One indication of this, especially applicable to Goa is the classification of densely populated rural areas, applicable to those areas whose population density is more than 2161 per square kilometer as per the 2011 census. There are two aspects to note here. Goa’s so called rural areas many of whom have come under an urban planning body like the Planning Development Authority would have had a population density of 2161 per square kilometer even in 2011. And in the unlikely event of some areas not having that kind of population density, in 2011, that figure would have surely been reached by 2018. This effectively means that the 50 meters high tide line rule instead of 200 meters would be applicable to almost the entire northern coast and many of the southern coastal areas of Goa.
If the current notification has to pass the test of credibility, then these questions need to be answered in the affirmative. Does the new notification help in taking action against past irregularities? While facilitating more construction ostensibly for more tourism, does it account for the fact that the coasts are already over congested and do not have the carrying capacity to ensure water, sewage and garbage treatment needed to support the new constructions.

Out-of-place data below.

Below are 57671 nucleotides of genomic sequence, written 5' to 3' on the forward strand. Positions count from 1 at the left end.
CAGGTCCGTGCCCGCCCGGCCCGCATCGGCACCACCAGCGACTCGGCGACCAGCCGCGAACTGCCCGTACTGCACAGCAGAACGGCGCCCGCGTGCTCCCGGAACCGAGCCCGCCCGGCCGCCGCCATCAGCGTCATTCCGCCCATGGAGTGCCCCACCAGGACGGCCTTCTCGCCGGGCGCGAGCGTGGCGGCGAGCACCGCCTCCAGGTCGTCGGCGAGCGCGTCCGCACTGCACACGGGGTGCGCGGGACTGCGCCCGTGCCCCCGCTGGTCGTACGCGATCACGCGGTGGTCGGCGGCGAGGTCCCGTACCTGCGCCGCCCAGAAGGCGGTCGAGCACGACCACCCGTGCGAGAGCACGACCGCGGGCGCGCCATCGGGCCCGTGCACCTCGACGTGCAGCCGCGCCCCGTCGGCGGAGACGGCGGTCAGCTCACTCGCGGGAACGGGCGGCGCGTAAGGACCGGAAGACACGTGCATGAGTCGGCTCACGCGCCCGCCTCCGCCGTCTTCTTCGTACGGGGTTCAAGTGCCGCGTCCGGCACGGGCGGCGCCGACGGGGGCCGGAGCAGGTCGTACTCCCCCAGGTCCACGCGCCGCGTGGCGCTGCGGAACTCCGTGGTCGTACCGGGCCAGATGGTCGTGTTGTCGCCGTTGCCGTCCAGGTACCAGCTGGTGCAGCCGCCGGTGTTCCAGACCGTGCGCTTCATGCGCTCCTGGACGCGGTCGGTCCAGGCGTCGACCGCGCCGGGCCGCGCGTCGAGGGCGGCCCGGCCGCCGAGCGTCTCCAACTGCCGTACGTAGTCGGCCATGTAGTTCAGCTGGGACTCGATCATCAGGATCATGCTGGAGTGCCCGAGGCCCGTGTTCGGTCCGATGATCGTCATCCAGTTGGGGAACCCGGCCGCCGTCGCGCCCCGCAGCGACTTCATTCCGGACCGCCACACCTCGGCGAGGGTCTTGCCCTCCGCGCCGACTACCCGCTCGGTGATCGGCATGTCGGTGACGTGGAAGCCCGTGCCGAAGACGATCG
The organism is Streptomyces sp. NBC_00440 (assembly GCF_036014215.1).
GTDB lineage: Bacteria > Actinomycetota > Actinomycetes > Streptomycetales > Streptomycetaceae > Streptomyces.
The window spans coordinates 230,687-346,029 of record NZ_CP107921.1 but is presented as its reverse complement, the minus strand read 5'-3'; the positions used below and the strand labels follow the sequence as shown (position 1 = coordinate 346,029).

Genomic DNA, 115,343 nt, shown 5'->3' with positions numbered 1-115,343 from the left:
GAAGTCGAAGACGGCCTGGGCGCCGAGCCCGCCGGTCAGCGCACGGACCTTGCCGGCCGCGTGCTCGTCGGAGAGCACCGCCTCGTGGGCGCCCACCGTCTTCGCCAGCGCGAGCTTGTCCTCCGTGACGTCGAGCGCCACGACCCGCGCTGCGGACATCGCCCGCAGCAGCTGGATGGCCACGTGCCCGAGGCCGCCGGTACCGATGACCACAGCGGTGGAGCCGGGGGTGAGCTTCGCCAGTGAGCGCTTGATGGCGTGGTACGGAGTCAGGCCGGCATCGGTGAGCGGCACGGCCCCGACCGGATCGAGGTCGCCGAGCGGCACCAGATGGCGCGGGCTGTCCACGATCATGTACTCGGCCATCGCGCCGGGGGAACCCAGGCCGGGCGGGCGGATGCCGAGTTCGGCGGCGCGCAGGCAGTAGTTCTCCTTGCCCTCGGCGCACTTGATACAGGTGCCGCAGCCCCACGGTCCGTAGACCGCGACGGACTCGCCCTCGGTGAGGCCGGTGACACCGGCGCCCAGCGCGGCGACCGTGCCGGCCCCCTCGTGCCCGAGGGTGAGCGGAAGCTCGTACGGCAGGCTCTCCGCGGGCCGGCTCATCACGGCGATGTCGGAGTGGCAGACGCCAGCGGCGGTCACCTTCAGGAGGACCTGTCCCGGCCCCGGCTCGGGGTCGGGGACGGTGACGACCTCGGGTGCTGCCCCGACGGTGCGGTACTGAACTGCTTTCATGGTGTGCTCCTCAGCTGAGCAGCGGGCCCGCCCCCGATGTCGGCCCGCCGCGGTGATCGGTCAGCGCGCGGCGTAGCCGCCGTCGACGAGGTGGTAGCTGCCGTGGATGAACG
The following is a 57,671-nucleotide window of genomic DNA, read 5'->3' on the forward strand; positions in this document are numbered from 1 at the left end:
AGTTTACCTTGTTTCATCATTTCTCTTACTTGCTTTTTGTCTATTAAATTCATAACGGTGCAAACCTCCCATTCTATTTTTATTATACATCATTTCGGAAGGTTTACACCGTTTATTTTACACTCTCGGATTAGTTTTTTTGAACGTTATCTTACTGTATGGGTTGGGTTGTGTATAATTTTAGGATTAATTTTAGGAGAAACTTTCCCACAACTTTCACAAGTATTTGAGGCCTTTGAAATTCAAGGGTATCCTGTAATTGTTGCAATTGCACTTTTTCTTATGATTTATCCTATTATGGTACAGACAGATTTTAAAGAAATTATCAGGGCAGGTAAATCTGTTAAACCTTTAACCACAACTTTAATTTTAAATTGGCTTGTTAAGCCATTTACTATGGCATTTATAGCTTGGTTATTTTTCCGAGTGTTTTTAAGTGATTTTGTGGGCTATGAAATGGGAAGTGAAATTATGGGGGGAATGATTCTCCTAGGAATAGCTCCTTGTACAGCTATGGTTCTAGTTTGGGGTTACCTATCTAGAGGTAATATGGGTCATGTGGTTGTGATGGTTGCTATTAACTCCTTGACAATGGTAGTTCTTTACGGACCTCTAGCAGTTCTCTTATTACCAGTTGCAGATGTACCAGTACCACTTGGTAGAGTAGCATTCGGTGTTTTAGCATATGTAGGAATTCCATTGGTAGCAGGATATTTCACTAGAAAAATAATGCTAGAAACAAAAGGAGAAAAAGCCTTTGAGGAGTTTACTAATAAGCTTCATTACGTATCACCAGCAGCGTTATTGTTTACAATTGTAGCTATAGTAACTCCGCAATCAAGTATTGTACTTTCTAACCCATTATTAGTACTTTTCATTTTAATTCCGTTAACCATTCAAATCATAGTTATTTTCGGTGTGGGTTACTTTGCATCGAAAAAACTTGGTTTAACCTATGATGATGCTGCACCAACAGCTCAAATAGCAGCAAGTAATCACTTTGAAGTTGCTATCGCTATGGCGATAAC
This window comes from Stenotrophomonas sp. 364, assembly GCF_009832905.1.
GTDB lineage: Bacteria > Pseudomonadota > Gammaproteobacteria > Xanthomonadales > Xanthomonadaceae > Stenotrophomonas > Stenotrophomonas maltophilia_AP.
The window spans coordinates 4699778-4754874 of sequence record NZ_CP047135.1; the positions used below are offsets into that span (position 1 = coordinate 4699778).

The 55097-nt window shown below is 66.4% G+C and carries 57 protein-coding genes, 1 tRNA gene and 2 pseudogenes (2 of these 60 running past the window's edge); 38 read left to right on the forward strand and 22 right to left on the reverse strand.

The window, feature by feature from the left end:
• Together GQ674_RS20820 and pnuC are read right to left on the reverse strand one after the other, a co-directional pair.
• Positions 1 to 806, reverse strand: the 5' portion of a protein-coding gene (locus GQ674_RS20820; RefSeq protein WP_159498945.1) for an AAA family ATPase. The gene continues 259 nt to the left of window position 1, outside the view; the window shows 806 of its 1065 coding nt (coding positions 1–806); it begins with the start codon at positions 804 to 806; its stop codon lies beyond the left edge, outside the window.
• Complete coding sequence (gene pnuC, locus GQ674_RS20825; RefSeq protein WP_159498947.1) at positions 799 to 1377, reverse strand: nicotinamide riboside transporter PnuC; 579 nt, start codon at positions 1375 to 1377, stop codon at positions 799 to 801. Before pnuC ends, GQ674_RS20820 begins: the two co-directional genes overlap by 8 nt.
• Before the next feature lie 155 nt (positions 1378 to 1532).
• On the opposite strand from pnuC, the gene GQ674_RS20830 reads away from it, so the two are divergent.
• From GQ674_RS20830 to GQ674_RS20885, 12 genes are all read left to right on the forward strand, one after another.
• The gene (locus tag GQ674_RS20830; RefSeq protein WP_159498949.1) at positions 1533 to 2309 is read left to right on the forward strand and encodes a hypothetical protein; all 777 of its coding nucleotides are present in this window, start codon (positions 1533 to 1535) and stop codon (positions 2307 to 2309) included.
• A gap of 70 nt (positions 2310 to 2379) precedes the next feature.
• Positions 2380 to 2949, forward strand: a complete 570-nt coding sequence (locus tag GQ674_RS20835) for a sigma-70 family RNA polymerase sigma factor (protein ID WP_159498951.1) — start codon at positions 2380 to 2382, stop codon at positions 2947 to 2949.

Thirdly is the 20 meters buffer zone around islands and mangroves good enough to protect the fragile environment around these islands. Incidentally Goa has some of them around its backwaters like Divar, Chorao, St Estevam etc?
Do any of the above questions have yes, as the answer? If not, then this notification, especially from Goa’s point of view, as it affects the sate directly, has to be redrawn and re-presented. A refusal to do that is not in the interest of Goa.
Sujay’s Take 10: Do students of UGC administered exams need to take off items of attire linked to their faith?
Founding editor Sujay Gupta’s video editorial on a muslim student refused to take off her hijab before entering her examination hall in Goa on December 18. She had to skip her exam rather than take off an item of attire linked to her faith. Sujay’s take discusses the incident
Mr Parrikar doesn’t need to prove himself to anyone? Why is the BJP making him go to the bridge?
The BJP government isn’t quite on the brink in Goa. But there are gaps in the functioning of its administration. But was it really necessary for them to force the frail Chief Minister to “bridge” the gap buy inspecting the progress of construction of the new Mandovi and Zuari bridges, this week.
The BJP will be the first to respond to this by saying it is Mr Parrikar himself who wanted to hit the ground running to show that he is in an active state and back to work.